The media regulator had been asked to consider a wider review by the Competition Commission in approving the CRR, which was put in place when Granada and Carlton merged to form ITV plc two years ago.
However, media watchdog Ofcom ruled this out citing a lack of complaints from the TV advertising sales market and no evidence that consumers were losing out under the current structure.
Despite this rejection, Ofcom has not ruled out a future review of the CRR, although this would be a decision for the Office of Fair Trading.
The move has been welcomed by ITV, which, it is understood, wants to scrap the CRR, in particular a clause linking advertising rates to audience share.
An ITV insider said the firm believes this latest announcement could speed up a review of the CRR, because it is now no longer tied to a wider potentially lengthy review of the entire market.
A spokesman for ITV said: "We welcome this clarification from Ofcom and will be working closely with the OFT."
Charles Allen, the ITV chief executive, told the Broadcasting Press Guild in September: "No other comparable European broadcaster has to operate under such a system. It was never intended to punish us for the success of multichannel television but it has."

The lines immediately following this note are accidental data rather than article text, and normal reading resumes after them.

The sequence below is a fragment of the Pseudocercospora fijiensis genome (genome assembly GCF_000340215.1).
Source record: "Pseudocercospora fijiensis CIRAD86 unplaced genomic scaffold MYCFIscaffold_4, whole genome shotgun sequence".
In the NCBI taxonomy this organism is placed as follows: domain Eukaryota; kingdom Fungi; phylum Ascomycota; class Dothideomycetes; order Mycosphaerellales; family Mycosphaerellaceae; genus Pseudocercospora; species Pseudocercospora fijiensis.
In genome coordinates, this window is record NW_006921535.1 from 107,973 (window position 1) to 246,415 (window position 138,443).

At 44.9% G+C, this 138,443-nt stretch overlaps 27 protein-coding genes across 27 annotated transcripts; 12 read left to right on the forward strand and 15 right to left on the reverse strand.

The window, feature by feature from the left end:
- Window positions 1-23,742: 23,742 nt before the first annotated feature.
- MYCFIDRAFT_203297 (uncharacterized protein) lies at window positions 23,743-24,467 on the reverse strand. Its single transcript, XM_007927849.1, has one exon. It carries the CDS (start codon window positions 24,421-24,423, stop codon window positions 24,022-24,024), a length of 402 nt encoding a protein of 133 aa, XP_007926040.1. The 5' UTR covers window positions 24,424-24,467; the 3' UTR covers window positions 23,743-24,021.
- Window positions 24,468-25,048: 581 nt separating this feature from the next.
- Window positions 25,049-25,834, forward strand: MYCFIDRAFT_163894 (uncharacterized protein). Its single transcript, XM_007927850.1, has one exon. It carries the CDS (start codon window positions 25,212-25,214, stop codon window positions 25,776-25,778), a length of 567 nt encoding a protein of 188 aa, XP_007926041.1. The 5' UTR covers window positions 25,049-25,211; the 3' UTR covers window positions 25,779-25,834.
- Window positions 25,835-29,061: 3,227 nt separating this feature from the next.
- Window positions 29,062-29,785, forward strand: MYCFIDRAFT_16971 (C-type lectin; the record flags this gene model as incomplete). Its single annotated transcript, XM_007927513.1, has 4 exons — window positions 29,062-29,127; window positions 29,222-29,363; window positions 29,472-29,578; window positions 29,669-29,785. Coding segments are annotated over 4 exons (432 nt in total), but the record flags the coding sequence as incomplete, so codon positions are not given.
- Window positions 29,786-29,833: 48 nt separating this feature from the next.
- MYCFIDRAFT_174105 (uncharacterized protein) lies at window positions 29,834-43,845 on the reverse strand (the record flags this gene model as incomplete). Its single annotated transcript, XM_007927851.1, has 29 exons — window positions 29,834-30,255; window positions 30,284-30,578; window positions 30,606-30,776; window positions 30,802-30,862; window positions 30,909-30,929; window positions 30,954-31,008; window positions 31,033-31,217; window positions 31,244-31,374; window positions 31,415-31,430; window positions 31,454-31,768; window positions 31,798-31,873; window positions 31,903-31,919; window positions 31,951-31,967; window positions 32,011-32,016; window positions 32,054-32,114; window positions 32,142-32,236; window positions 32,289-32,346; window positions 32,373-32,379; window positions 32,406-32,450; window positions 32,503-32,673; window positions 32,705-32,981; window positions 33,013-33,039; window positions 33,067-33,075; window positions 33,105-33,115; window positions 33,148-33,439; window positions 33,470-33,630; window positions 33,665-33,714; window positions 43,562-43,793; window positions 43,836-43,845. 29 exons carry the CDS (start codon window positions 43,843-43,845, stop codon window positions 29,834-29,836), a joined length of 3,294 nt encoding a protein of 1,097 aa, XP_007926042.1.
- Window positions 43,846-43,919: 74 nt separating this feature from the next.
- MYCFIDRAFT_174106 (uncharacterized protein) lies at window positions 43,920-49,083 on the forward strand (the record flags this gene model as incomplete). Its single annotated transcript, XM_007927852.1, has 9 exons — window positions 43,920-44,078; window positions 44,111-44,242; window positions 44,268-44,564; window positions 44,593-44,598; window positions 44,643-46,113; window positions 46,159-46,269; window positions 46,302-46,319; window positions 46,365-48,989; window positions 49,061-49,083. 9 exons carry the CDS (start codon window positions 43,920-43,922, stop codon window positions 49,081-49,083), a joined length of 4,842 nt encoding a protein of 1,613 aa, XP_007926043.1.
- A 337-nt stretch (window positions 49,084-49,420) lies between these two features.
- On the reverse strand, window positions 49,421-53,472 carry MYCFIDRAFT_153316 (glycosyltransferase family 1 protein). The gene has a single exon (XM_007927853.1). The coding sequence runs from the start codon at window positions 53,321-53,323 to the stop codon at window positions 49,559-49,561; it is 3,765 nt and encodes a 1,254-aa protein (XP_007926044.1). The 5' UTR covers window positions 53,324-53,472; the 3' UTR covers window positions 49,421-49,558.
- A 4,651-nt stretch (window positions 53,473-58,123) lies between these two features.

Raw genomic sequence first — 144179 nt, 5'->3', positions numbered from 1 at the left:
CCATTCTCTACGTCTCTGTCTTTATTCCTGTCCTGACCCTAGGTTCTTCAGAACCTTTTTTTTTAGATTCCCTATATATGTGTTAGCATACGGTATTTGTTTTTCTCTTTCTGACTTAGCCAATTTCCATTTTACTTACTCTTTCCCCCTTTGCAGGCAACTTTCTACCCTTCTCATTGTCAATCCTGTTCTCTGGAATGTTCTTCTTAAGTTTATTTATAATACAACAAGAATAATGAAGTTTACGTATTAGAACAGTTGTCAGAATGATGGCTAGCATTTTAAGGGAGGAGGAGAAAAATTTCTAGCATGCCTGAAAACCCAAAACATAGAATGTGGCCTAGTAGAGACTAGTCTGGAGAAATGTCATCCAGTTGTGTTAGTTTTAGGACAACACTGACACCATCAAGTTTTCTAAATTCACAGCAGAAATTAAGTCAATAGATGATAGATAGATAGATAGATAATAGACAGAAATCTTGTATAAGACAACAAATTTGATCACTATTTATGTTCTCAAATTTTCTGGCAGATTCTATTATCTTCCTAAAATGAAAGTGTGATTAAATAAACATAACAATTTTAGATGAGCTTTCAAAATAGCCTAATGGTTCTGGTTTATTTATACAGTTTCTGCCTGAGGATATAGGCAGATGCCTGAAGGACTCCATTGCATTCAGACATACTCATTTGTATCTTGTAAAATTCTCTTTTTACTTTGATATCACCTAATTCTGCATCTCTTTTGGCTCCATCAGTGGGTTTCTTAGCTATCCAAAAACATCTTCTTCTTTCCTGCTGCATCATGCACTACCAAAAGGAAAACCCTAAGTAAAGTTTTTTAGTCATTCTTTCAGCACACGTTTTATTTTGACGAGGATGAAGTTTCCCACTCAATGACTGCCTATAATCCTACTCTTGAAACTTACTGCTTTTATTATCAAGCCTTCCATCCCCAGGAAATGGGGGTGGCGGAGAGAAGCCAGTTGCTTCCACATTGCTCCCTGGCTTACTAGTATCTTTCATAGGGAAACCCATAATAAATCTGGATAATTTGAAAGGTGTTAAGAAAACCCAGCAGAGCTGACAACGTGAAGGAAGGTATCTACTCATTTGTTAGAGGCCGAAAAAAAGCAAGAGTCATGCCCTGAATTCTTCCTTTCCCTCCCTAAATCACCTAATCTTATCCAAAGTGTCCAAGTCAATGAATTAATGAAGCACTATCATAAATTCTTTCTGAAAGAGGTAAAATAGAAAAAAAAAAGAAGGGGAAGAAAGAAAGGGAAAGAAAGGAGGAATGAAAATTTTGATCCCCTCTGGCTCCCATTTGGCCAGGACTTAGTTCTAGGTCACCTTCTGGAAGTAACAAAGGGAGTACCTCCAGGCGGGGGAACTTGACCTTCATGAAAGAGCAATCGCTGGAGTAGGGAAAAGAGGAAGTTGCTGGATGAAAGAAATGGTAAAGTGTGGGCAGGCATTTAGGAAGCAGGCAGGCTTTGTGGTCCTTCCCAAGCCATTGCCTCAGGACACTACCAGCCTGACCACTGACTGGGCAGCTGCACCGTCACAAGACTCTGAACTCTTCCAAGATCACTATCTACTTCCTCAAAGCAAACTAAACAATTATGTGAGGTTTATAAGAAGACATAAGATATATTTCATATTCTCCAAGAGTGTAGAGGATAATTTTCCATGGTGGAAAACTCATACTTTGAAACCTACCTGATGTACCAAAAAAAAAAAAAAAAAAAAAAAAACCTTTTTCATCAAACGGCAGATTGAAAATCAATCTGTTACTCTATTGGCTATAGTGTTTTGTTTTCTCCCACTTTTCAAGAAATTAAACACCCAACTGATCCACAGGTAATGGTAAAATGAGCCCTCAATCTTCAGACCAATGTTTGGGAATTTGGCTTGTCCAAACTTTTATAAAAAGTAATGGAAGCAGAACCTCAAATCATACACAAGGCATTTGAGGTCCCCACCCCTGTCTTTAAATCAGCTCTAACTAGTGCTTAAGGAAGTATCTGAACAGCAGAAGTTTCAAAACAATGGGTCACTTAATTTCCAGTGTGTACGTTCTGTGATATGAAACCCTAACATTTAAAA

It has been estimated that the drop in audience share for ITV1 of 9% could cost the firm £150m in lost revenue.
Stephen Carter, Ofcom chief executive, said: "The airtime sales market is complex, with multiple players. Our priority is to continue to monitor the CRR remedy and to work with the OFT in the event of any subsequent review."
Meanwhile, Ofcom has also announced that David Connolly, the independent adjudicator responsible for handling disputes between broadcasters and advertisers, is to step down at the end of March next year. The search for a successor will start next month.
Connolly is a former executive director of Starcom Motive.
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